Sunday, August 19, 2018 1:00 am
Been there: It was 1st trip back in '05
Among the ideas the tour inspired was O'Donnell's
SHERRY SLATER | The Journal Gazette
Local civic and business leaders began visiting comparably sized cities 13 years ago, searching for secrets to their success.
That first destination, like this year's, was Greenville, South Carolina.
At that time, Greenville officials had invested about 15 years in reviving the city's downtown. Their efforts included planting trees and flowers, posting signs to guide visitors to local attractions, widening sidewalks to allow restaurants to offer outside dining, investing in public art and attracting unique boutiques and restaurants.
Meanwhile, Fort Wayne officials were only in the planning phase of downtown revitalization, said Cheri Becker, Greater Fort Wayne's vice president of investor services and programs. She has championed the Inter-City Visit program and suggested Greenville as a good place to start.
“One of the things we learned in 2005 was that little things make a big difference,” she said.
Scott Glaze, CEO of Fort Wayne Metals Research Products Corp., was on that first trip to Greenville. Glaze credited the experience with spurring him to open JK O'Donnell's Irish restaurant, a downtown destination that opened in 2007.
Karl Bandemer, Fort Wayne's deputy mayor, said Inter-City Visits give local officials new ideas for projects. The trip to Wichita, Kansas, showed Bandemer and others how a riverfront can be developed.
The trip to Des Moines, Iowa, revealed the benefits of a strong partnership with the community foundation, he said.
And the trips can do something more, Bandemer said.
“It often solidifies what you've been doing,” he added.
Nelson Peters has found the same thing. He is among those registered to visit Greenville, his fourth trip with the group.
The Allen County commissioner said local officials were able to take away ideas related to our riverfront after visiting Providence, Rhode Island. And they walked away from Wichita with a confidence boost.
“We were actually ahead of a city we were trying to compare ourselves to on a number of fronts,” Peters said, citing public-private partnerships as an example.
After the Denver visit, which Peters didn't make, northeast Indiana mayors formed a caucus and started meeting regularly to discuss legislative priorities, best practices and benchmarking – or comparing communities using measurable data.
Peters is interested comparing local benchmarks with Greenville. He wants to find out whether Fort Wayne has closed the gap identified between the two cities during the last visit to Greenville.
“What exactly are they doing that they weren't doing 15 years ago that has allowed that growth?” he asked. “They've been able to turn the tide on some of that reluctance of public-private partnerships.”
John Sampson, president and CEO of the Northeast Indiana Regional Partnership, has similar questions about the momentum of Greenville's downtown revitalization, which has progressed beyond local efforts.
“Will that help us set our sights higher than what it is today?” he asked.
Sampson missed the first Greenville trip, but plans to go this year. Other Inter-City Visits he's taken were to Chattanooga, Tennessee; Providence; Cincinnati; Denver; and Des Moines, Iowa.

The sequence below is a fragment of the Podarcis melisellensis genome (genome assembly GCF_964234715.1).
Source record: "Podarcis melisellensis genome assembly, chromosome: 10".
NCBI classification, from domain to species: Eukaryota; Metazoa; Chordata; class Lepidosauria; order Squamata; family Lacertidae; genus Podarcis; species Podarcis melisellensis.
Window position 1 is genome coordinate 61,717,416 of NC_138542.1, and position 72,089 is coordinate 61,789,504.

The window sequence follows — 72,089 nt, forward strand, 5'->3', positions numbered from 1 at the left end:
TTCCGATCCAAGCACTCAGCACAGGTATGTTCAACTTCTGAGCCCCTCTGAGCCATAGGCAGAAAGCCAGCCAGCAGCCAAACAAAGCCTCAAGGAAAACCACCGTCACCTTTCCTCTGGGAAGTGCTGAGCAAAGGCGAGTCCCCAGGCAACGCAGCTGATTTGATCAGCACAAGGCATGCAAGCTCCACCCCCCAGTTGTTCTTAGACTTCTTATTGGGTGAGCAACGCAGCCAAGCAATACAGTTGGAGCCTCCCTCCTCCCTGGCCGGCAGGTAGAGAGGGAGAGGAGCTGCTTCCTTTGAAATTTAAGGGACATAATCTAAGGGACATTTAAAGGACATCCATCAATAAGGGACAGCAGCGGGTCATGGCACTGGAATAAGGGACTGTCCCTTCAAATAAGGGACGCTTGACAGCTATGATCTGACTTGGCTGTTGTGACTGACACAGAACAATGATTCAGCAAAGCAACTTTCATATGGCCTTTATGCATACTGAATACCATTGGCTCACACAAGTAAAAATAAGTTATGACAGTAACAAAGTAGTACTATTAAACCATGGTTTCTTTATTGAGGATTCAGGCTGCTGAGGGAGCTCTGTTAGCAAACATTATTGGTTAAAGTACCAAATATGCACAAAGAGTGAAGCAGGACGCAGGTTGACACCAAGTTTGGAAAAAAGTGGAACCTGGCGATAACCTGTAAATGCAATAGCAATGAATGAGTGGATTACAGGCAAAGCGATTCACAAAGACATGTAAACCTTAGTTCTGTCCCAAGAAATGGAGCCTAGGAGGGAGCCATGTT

“Every single one of them, I learned things I did not expect to learn,” he said.
Before a local delegation visited the American Tobacco Campus in Durham, North Carolina, public-private partnerships weren't on the local radar, Peters said.
Seeing the success of the American Tobacco Campus redevelopment set the stage for people to support the Electric Works project that calls for redeveloping the former local General Electric campus, he said.
Without that experience, Peters said, local leaders probably would have told Electric Works supporters that they're crazy to think the project could be profitable.
Nancy Townsend, Fort Wayne's redevelopment director, has visited numerous cities to pick up tips. Only one of those trips was through the Inter-City Visits program. Townsend intends to visit Greenville.
“For me, it's about how they were able to get it done,” Townsend said, referring to financial packages.
Although she's open to learning about Greenville's experience with public-private partnerships, Townsend believes Fort Wayne already has a strong track record in that approach.
Local public-private partnerships were used to fund downtown construction of Parkview Field, The Harrison, Ash Skyline Plaza, Skyline Tower, the Courtyard by Marriott, the Hampton Inn and the boutique hotel planned by Oregon-based Provenance Hotels and Vera Bradley co-founder Barbara Bradley Baekgaard.
The partnerships were also behind renovations of The Landing, Superior Lofts, Randall Lofts, the Metro Building, the former Anthony Wayne Building and the former Cambray and Associates building, which the Hall family plans to turn into a restaurant near the under-construction Promenade Park downtown.
“We're not known for our failures,” Townsend said. “We're known for our successes.”
The cost of participating in the Inter-City Visits has ranged from $900 to $2,100 per person, depending on the destination, transportation, hotel, food and other costs, Becker said. This year's price tag is $1,990, paid by the individuals or the groups they represent.
Delegations from at least a dozen cities visit Greenville each year, searching for inspiration and direction, according to Hank Hyatt. He's senior vice president of economic competitiveness for the Greenville Chamber.
Greenville leaders take similar trips every couple of years to push themselves to the next level. Cities they've visited in recent years have included Pittsburgh; Austin, Texas; and Raleigh-Durham, North Carolina.